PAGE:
Here's Why Real Fastigheter (NGM:REAL B) Has A Meaningful Debt Burden

By
Simply Wall St
Published
June 07, 2021
NGM:REAL B
Source: Shutterstock

Howard Marks put it nicely when he said that, rather than worrying about share price volatility, 'The possibility of permanent loss is the risk I worry about... and every practical investor I know worries about.' It's only natural to consider a company's balance sheet when you examine how risky it is, since debt is often involved when a business collapses. We can see that Real Fastigheter AB (publ) (NGM:REAL B) does use debt in its business. But is this debt a concern to shareholders?

When Is Debt Dangerous?

Generally speaking, debt only becomes a real problem when a company can't easily pay it off, either by raising capital or with its own cash flow. If things get really bad, the lenders can take control of the business. However, a more frequent (but still costly) occurrence is where a company must issue shares at bargain-basement prices, permanently diluting shareholders, just to shore up its balance sheet. Of course, debt can be an important tool in businesses, particularly capital heavy businesses. The first thing to do when considering how much debt a business uses is to look at its cash and debt together.

See our latest analysis for Real Fastigheter

How Much Debt Does Real Fastigheter Carry?

The image below, which you can click on for greater detail, shows that Real Fastigheter had debt of kr342.8m at the end of March 2021, a reduction from kr403.7m over a year. And it doesn't have much cash, so its net debt is about the same.

debt-equity-history-analysis
NGM:REAL B Debt to Equity History June 8th 2021

How Healthy Is Real Fastigheter's Balance Sheet?

We can see from the most recent balance sheet that Real Fastigheter had liabilities of kr261.9m falling due within a year, and liabilities of kr133.6m due beyond that. On the other hand, it had cash of kr5.10m and kr14.2m worth of receivables due within a year. So its liabilities total kr376.2m more than the combination of its cash and short-term receivables.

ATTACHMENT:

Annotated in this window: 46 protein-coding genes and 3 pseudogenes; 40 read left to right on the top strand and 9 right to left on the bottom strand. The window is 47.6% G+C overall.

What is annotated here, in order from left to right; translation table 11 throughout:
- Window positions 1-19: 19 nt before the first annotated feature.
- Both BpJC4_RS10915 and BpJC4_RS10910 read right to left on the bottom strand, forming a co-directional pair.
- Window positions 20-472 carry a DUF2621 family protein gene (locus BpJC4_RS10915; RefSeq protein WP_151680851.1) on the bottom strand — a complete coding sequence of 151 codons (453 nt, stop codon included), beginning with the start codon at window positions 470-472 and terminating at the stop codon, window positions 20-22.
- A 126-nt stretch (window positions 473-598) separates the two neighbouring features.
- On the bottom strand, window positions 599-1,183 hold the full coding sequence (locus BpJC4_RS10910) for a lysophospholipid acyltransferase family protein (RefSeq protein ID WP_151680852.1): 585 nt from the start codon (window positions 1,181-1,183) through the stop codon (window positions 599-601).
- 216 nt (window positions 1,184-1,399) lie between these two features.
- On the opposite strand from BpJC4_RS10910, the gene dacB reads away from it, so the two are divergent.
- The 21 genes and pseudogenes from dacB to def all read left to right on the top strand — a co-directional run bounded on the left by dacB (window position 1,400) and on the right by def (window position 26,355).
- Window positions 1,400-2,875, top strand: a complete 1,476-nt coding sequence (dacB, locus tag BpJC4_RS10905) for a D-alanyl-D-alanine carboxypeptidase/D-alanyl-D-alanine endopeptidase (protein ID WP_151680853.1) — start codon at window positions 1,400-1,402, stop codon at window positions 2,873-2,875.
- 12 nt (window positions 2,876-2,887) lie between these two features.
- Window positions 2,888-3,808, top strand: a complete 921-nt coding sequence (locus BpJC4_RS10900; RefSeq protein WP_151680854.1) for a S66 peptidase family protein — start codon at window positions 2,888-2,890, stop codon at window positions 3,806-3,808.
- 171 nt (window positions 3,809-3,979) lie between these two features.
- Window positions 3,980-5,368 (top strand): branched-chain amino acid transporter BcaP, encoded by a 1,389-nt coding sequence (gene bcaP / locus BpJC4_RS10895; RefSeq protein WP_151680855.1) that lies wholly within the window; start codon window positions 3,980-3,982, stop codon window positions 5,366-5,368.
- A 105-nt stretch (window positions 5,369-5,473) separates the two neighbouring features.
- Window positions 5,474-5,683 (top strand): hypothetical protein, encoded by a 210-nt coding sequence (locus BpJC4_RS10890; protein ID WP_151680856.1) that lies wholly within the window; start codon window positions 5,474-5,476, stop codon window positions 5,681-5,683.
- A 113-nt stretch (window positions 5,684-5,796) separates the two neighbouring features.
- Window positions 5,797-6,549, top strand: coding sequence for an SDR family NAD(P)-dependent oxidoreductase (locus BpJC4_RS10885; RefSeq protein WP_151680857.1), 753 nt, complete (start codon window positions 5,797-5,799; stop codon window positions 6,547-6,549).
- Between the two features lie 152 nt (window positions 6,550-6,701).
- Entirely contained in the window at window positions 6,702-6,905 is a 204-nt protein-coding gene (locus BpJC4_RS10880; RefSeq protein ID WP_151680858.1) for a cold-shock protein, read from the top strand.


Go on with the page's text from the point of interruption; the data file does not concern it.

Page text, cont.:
Given this deficit is actually higher than the company's market capitalization of kr274.9m, we think shareholders really should watch Real Fastigheter's debt levels, like a parent watching their child ride a bike for the first time. Hypothetically, extremely heavy dilution would be required if the company were forced to pay down its liabilities by raising capital at the current share price.

We use two main ratios to inform us about debt levels relative to earnings. The first is net debt divided by earnings before interest, tax, depreciation, and amortization (EBITDA), while the second is how many times its earnings before interest and tax (EBIT) covers its interest expense (or its interest cover, for short). Thus we consider debt relative to earnings both with and without depreciation and amortization expenses.

Real Fastigheter shareholders face the double whammy of a high net debt to EBITDA ratio (10.0), and fairly weak interest coverage, since EBIT is just 1.8 times the interest expense. The debt burden here is substantial. However, it should be some comfort for shareholders to recall that Real Fastigheter actually grew its EBIT by a hefty 129%, over the last 12 months. If it can keep walking that path it will be in a position to shed its debt with relative ease. The balance sheet is clearly the area to focus on when you are analysing debt. But it is Real Fastigheter's earnings that will influence how the balance sheet holds up in the future. So if you're keen to discover more about its earnings, it might be worth checking out this graph of its long term earnings trend.

But our final consideration is also important, because a company cannot pay debt with paper profits; it needs cold hard cash. So it's worth checking how much of that EBIT is backed by free cash flow. Considering the last three years, Real Fastigheter actually recorded a cash outflow, overall. Debt is far more risky for companies with unreliable free cash flow, so shareholders should be hoping that the past expenditure will produce free cash flow in the future.

Our View

To be frank both Real Fastigheter's interest cover and its track record of managing its debt, based on its EBITDA, make us rather uncomfortable with its debt levels. But on the bright side, its EBIT growth rate is a good sign, and makes us more optimistic. We're quite clear that we consider Real Fastigheter to be really rather risky, as a result of its balance sheet health. So we're almost as wary of this stock as a hungry kitten is about falling into its owner's fish pond: once bitten, twice shy, as they say. There's no doubt that we learn most about debt from the balance sheet. However, not all investment risk resides within the balance sheet - far from it. To that end, you should learn about the 3 warning signs we've spotted with Real Fastigheter (including 1 which doesn't sit too well with us) .

When all is said and done, sometimes its easier to focus on companies that don't even need debt. Readers can access a list of growth stocks with zero net debt 100% free, right now.

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